Meta Just got Banned from Monetizing

The Federal Trade Commission has recently proposed a blanket ban on Meta from profiting from minors' data as it has failed in child privacy protections, including Children's Online Privacy Protection Act (COPPA).


The FTC also said that the social media giant had misled parents about how they had control over their kids' interaction and how the app developers had access to private information on the Messenger Kids platform, thus breaching a 2020 agreement on privacy it had reached about its previous role in the Cambridge Analytica scandal. "Facebook has repeatedly violated its privacy promises," said Samuel Levine, director of the FTC's Bureau of Consumer Protection. "The company's recklessness has put young users at risk, and Facebook needs to answer for its failures."


The proposed changes by the FTC would prevent Meta from monetizing any form of data across all its platforms for any users below 18. Meta would also have its limitations on its facial recognition technology along with providing additional privacy options to its users. Meta has 30 days to answer this; if the company disagrees with a commission decision, it can request a review of the decision by an appeals court.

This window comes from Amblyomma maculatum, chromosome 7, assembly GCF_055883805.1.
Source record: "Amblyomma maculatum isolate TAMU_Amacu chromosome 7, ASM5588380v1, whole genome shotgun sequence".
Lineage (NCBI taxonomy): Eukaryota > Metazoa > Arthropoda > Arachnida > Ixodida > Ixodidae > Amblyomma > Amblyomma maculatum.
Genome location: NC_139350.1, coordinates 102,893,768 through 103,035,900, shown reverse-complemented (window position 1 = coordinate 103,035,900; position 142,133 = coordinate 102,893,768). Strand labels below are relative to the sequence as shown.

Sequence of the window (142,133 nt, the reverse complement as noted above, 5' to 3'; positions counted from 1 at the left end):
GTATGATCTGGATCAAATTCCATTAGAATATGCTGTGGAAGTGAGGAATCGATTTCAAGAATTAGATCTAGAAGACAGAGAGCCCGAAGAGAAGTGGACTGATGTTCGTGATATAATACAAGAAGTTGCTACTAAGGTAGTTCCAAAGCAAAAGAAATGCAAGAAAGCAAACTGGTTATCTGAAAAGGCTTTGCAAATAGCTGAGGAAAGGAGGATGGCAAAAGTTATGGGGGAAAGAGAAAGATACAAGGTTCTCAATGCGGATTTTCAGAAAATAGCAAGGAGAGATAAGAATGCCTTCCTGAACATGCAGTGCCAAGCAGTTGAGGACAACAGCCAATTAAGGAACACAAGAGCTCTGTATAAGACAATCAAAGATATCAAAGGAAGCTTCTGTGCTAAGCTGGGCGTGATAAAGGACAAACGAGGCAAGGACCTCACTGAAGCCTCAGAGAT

Child development experts have always been skeptical since the launch of the service Messenger Kids in 2017. In 2018 a group of child experts filed a complaint against the Messenger Kids app with concerns that it violated federal law by gathering information about kids' without the consent of their parents. Contesting the claims, Facebook (now Meta) at that time highlighted the fact of how parents were always in control of the ways their kids interacted with the app.


"Despite the company's promises that children using Messenger Kids would only be able to communicate with contacts approved by their parents, children in certain circumstances were able to communicate with unapproved contacts in group text chats and group video calls," the FTC said.